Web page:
The major source of cancer mortality data in Australia is the National Mortality Database (NMD). The NMD is compiled by the Australian Institute of Health and Welfare (AIHW) using data from the state and territory Registries of Births, Deaths and Marriages and the National Coronial Information System, coded by the Australian Bureau of Statistics (ABS).
Cases vs rates
Cancer mortality data can be presented as absolute numbers of deaths or as rates per 100,000 people. Mortality rates are often age-standardised to enable comparisons across different populations that may have different age profiles, as the likelihood of death from cancer generally increases with age.5 Australian mortality data are age-standardised to the Australian population as at 30 June 2001 and are expressed per 100,000 population.
- number of deaths: in 2014–2018, 875 Aboriginal and Torres Strait Islander people died from lung cancer
- age-standardised mortality rate: in 2014–2018, the age-standardised mortality rate for lung cancer among Aboriginal and Torres Strait Islander people was 56.8 deaths per 100,000 people.
Age-specific rates are used to compare cancer mortality in specific age groups. For example:1
- the mortality rate for lung cancer is over three times higher in Aboriginal and Torres Strait Islander men aged 55–64 years compared with women in the same age group (24.9 per 100,000 men compared with 7.5 per 100,000 women).
Cancer mortality data are made available by the AIHW for individual cancer types and cancer groupings using ICD-10 categories.7 Unlike cancer incidence data, cancer mortality data include basal cell and squamous cell carcinomas of the skin.
All Australian states and territories have legislation that makes cancer a notifiable disease. Various designated bodies, i.e., institutions such as hospitals, pathology laboratories and registries of births, deaths and marriages, are required to report cancer cases and deaths to their jurisdictional cancer registries.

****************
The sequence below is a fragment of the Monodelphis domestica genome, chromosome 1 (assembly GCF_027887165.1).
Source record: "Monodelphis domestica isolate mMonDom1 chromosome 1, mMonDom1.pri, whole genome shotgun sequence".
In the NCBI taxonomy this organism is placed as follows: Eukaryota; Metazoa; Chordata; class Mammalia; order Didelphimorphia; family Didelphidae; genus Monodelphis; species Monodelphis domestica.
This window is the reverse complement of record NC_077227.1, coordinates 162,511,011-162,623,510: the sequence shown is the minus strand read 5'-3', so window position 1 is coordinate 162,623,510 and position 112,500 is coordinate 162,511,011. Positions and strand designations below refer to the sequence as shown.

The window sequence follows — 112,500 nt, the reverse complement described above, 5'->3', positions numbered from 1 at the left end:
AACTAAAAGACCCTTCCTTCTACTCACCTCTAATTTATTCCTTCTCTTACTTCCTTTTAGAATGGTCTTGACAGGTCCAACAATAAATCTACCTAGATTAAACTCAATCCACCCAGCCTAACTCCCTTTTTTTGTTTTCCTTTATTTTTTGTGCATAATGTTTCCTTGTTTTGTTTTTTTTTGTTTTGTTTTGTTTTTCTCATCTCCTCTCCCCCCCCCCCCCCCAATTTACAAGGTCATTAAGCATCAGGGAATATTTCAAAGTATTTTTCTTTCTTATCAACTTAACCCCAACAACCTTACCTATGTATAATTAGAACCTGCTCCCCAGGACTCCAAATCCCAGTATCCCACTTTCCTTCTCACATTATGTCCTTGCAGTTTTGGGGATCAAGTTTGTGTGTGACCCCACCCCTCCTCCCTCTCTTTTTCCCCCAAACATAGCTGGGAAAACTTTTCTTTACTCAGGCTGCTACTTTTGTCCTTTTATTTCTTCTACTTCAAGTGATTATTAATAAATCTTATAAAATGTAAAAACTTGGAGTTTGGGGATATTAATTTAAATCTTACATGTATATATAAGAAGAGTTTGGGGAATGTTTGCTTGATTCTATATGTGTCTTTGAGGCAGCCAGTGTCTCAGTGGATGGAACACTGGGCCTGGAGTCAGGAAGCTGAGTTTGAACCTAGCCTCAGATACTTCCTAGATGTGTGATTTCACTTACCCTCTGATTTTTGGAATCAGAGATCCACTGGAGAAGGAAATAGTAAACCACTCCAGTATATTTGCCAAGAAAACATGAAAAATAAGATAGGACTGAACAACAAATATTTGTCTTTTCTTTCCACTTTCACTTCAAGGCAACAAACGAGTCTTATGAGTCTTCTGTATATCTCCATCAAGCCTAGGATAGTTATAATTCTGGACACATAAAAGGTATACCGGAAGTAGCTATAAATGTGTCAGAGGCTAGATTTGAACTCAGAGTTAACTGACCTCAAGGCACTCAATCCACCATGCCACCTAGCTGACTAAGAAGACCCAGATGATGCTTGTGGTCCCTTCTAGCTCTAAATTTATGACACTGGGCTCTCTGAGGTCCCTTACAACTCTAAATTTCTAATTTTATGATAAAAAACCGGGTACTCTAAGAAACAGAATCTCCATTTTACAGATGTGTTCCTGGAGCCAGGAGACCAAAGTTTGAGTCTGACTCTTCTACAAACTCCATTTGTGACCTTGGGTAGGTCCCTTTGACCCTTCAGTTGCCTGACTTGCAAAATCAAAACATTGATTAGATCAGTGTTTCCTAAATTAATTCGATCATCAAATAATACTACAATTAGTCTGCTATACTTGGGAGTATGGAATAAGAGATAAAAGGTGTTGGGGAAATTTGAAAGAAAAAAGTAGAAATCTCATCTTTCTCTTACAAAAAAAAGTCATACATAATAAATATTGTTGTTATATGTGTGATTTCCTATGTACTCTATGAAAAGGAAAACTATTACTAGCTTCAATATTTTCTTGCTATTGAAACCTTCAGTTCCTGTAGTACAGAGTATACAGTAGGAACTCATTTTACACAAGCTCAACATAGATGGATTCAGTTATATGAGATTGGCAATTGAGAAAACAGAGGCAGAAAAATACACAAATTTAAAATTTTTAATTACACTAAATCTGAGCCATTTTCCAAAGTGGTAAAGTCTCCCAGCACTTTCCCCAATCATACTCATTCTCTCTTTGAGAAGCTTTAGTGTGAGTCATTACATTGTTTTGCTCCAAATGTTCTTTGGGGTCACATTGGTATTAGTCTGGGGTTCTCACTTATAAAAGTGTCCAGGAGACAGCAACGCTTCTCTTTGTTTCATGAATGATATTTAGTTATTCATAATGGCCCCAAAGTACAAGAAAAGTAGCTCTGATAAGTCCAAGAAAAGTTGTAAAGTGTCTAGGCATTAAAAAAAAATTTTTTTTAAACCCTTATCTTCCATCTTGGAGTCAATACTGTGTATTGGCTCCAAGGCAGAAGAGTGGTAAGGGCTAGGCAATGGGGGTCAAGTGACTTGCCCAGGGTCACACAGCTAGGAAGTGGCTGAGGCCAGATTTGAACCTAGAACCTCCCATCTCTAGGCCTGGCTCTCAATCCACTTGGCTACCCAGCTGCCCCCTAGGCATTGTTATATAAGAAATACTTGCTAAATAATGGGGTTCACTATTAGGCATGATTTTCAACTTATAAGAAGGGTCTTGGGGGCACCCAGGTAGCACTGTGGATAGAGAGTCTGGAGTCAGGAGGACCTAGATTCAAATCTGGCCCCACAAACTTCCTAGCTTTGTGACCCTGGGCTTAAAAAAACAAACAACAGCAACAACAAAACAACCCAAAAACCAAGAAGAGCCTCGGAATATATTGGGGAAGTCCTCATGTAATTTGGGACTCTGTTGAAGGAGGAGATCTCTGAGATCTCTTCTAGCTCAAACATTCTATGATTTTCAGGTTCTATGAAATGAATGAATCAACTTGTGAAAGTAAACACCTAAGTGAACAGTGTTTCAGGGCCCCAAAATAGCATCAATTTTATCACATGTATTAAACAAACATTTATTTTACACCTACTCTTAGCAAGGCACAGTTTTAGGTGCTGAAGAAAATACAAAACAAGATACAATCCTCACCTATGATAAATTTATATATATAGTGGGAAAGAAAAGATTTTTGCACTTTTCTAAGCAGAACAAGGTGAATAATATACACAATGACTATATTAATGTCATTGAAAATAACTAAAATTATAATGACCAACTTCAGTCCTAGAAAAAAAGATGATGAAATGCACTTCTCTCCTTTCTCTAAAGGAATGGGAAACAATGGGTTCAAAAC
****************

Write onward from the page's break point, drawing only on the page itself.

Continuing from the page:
Mortality data up to 2014 are based on the year of occurrence of the death, and data for 2015 are based on the year of registration of the death. The reason for using death registrations rather than occurrence of death for 2015 was to gain the best estimates in advance of all deaths being counted at the time of data extraction.
Deaths registered in 2015 and earlier are based on the final version of cause of death classification, whereas deaths registered in 2016 are based on the revised version and deaths registered in 2017 and 2018 are based on preliminary versions. Revised and preliminary versions are subject to further revisions by the Australian Bureau of Statistics.
Reliable national data on cancer mortality for Aboriginal and Torres Strait Islander people are not available nationally. All state and territory cancer registries collect information on Indigenous status; however, in some jurisdictions the consistency of Indigenous status data differs and have not been included in national mortality analyses. Information on Indigenous status is considered to be sufficiently consistent for inclusion of New South Wales, Queensland, South Australia, Western Australia and the Northern Territory. Data for these five jurisdictions therefore are used in this report to indicate mortality from cancer in Australia.1
Australian mortality data are age-standardised to the Australian population as at 30 June 2001 and are expressed per 100,000 population.
Aboriginal and Torres Strait Islander identification in national cancer data
Optimal care pathway for Aboriginal and Torres Strait Islander people with cancer
National Aboriginal and Torres Strait Islander Cancer Framework